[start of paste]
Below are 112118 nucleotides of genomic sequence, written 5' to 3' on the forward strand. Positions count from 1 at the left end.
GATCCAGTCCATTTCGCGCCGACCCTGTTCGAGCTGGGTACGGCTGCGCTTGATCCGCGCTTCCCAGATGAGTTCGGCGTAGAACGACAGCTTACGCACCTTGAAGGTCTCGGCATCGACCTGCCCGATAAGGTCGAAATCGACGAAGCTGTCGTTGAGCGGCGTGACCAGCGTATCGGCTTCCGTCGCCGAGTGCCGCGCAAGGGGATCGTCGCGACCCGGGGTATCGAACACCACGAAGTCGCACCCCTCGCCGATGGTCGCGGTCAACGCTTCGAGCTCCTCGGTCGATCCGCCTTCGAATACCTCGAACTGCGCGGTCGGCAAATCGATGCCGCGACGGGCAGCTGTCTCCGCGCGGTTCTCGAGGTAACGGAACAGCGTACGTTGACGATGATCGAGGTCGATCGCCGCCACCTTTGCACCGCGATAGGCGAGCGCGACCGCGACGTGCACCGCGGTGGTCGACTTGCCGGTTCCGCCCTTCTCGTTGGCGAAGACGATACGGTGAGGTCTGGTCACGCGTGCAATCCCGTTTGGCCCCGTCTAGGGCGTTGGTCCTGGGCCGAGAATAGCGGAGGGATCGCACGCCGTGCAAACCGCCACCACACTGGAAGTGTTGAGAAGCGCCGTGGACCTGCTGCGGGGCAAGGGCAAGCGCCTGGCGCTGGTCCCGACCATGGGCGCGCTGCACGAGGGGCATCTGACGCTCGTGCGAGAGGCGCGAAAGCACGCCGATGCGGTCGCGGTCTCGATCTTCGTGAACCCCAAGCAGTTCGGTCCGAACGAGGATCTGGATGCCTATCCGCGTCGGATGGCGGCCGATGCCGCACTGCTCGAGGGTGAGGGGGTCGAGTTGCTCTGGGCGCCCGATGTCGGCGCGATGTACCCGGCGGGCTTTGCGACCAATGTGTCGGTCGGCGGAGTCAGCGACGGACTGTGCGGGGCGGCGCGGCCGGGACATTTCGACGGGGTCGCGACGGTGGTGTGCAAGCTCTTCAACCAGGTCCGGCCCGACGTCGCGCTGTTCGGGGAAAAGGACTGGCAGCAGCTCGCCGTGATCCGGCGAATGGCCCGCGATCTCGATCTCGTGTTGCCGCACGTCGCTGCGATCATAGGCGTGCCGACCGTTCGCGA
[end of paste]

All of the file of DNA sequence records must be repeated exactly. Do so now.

Below are 112118 nucleotides of genomic sequence, written 5' to 3' on the forward strand. Positions count from 1 at the left end.
GATCCAGTCCATTTCGCGCCGACCCTGTTCGAGCTGGGTACGGCTGCGCTTGATCCGCGCTTCCCAGATGAGTTCGGCGTAGAACGACAGCTTACGCACCTTGAAGGTCTCGGCATCGACCTGCCCGATAAGGTCGAAATCGACGAAGCTGTCGTTGAGCGGCGTGACCAGCGTATCGGCTTCCGTCGCCGAGTGCCGCGCAAGGGGATCGTCGCGACCCGGGGTATCGAACACCACGAAGTCGCACCCCTCGCCGATGGTCGCGGTCAACGCTTCGAGCTCCTCGGTCGATCCGCCTTCGAATACCTCGAACTGCGCGGTCGGCAAATCGATGCCGCGACGGGCAGCTGTCTCCGCGCGGTTCTCGAGGTAACGGAACAGCGTACGTTGACGATGATCGAGGTCGATCGCCGCCACCTTTGCACCGCGATAGGCGAGCGCGACCGCGACGTGCACCGCGGTGGTCGACTTGCCGGTTCCGCCCTTCTCGTTGGCGAAGACGATACGGTGAGGTCTGGTCACGCGTGCAATCCCGTTTGGCCCCGTCTAGGGCGTTGGTCCTGGGCCGAGAATAGCGGAGGGATCGCACGCCGTGCAAACCGCCACCACACTGGAAGTGTTGAGAAGCGCCGTGGACCTGCTGCGGGGCAAGGGCAAGCGCCTGGCGCTGGTCCCGACCATGGGCGCGCTGCACGAGGGGCATCTGACGCTCGTGCGAGAGGCGCGAAAGCACGCCGATGCGGTCGCGGTCTCGATCTTCGTGAACCCCAAGCAGTTCGGTCCGAACGAGGATCTGGATGCCTATCCGCGTCGGATGGCGGCCGATGCCGCACTGCTCGAGGGTGAGGGGGTCGAGTTGCTCTGGGCGCCCGATGTCGGCGCGATGTACCCGGCGGGCTTTGCGACCAATGTGTCGGTCGGCGGAGTCAGCGACGGACTGTGCGGGGCGGCGCGGCCGGGACATTTCGACGGGGTCGCGACGGTGGTGTGCAAGCTCTTCAACCAGGTCCGGCCCGACGTCGCGCTGTTCGGGGAAAAGGACTGGCAGCAGCTCGCCGTGATCCGGCGAATGGCCCGCGATCTCGATCTCGTGTTGCCGCACGTCGCTGCGATCATAGGCGTGCCGACCGTTCGCGA